The importance of reflecting your brand throughout the recruitment process
With branding and the customer experience being at the forefront of most companies’ minds, the candidate experience can often be overlooked when recruiting. It is vital that you assess your recruitment process and the candidate journey, after all, recruitment impacts on your brand too.
In many cases companies put a great deal of emphasis on a positive customer experience, but can the same be said for your internal recruitment process?
Even the best brands can sometimes have the most complicated processes. Whilst finding exceptional talent is all important, making sure you don’t lose any talent throughout the process is fundamental as well. Here are our tips for assessing and streamlining your recruitment process.
An insight into your brand
Encourage candidates to input their information and carry out some form of self-summary. If they are happy to complete the online application, you will quickly whittle out the few that can’t be bothered, allowing you an insight into basic grammar, spelling and accuracy in their application. Utilise the online system to showcase your brand and company, providing as much information as possible about the role, the organisation, its values and culture and give an insight of what it is like to work in your business. A day in the life or case studies work well at this stage too. Make sure the job description and title reflects the role and is not generic to ensure you get the right candidates applying, this also allows candidates to deselect themselves if they are not right, saving you a lot more work.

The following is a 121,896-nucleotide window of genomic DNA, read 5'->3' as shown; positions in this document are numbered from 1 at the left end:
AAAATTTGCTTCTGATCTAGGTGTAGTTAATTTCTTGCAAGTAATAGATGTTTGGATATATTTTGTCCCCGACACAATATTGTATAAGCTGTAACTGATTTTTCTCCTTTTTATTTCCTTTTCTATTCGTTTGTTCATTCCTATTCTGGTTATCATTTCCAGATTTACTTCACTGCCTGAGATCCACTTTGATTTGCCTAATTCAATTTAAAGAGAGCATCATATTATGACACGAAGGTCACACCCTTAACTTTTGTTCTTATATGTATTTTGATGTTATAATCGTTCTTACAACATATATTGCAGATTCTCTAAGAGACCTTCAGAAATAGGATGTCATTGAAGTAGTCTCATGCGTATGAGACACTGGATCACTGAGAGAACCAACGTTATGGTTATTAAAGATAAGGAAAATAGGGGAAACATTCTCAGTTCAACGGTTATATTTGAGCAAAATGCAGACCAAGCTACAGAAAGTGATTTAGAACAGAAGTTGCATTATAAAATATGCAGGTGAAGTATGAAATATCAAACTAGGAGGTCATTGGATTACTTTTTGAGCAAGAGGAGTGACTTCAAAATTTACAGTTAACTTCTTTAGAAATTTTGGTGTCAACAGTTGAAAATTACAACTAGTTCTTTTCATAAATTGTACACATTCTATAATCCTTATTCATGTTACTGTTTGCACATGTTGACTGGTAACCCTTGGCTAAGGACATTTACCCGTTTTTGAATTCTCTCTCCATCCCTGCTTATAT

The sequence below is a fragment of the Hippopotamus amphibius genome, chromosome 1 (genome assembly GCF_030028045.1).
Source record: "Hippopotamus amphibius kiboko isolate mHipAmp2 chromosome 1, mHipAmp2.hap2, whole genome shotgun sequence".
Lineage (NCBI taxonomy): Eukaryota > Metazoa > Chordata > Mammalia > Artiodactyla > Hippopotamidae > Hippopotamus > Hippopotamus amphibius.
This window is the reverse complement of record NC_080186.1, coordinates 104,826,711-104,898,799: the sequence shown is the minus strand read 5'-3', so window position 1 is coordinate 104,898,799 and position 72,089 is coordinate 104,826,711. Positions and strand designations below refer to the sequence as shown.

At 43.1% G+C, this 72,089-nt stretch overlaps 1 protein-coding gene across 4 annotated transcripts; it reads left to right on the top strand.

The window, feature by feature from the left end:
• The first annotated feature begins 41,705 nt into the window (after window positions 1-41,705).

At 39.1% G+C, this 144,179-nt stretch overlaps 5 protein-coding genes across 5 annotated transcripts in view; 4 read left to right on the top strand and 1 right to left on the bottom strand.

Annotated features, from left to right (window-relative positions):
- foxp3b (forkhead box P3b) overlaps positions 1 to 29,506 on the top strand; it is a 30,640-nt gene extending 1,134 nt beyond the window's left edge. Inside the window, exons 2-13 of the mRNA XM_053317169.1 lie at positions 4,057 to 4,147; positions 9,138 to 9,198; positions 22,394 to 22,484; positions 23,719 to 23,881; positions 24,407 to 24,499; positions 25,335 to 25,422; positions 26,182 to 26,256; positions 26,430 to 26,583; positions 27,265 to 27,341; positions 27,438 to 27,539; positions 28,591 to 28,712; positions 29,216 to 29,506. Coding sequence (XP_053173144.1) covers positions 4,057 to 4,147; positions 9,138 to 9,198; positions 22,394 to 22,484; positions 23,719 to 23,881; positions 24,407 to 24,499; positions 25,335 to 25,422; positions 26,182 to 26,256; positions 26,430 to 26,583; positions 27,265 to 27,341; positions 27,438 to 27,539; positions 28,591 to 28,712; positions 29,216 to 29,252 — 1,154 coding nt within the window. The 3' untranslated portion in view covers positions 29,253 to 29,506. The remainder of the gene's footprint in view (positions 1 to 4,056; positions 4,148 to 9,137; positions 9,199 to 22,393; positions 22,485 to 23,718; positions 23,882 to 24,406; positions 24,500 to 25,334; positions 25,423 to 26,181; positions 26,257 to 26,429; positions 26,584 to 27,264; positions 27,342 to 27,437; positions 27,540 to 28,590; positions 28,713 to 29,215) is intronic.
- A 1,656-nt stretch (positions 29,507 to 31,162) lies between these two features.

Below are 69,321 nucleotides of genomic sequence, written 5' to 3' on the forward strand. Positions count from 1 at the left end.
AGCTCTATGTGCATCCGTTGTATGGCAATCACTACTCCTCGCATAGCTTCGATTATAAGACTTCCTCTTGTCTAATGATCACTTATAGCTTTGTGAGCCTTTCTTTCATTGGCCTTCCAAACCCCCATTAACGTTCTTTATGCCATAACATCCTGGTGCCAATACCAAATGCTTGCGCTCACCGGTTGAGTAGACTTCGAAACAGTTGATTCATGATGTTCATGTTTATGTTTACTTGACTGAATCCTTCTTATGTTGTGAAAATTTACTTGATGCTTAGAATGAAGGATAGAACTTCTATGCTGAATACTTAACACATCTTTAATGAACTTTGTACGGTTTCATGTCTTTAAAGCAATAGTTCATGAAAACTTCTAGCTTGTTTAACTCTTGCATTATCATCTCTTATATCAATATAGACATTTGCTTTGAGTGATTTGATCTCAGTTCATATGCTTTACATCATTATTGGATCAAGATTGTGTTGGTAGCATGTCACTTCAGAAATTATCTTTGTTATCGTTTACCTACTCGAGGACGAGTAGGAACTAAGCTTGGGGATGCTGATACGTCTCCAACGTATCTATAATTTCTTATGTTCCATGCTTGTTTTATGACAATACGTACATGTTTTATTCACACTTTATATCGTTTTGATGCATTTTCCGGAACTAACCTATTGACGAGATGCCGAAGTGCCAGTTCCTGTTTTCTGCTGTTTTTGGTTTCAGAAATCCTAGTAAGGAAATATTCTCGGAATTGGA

The right balance for benchmarking
Online assessments can take many forms and can depend on the position you are recruiting for, general benchmarking is fine but if the tests are more specific, make sure it fits with the role and you can justify asking the candidate to spend time completing it.
We would suggest that the recruiter or at least current employees in those same roles take the test to benchmark the data and make sure it is the right level for the candidates you are after. Pre-screening or benchmarking particularly in high volume recruitment can be helpful in shortlisting and will help free up resources for the other stages of the recruitment process. If the assessment method appears too rigorous or even irrelevant to the role in the online process, it can cause candidates to deselect themselves too early.
The candidate experience
According to job site, Glassdoor; 74% of its users are more likely to apply to a job if the employer actively manages its employer brand. (e.g. responds to reviews, updates their profile, shares updates on the culture and work environment.)
With this is mind, put yourself in their shoes, how does the candidate feel throughout the process? What impression are they getting of your brand at each stage they enter into? As research shows, news of a bad customer experience reaches more than twice as many ears as praise for a good service experience which could result in the loss of potential business and new recruits as well.
A recent Linkedin study revealed that nearly 4 in 5 candidates (78%) say the overall candidate experience they receive is an indicator of how a company values its people.
Map out the candidate experience from end to end, thinking about what the ideal responses should be at each stage, and then manage the candidates experience against this. Provide feedback at each stage of the application process, unsuccessful or otherwise and personalise the notification, the feedback will help them in the future and the experience will show positively against your brand and company values.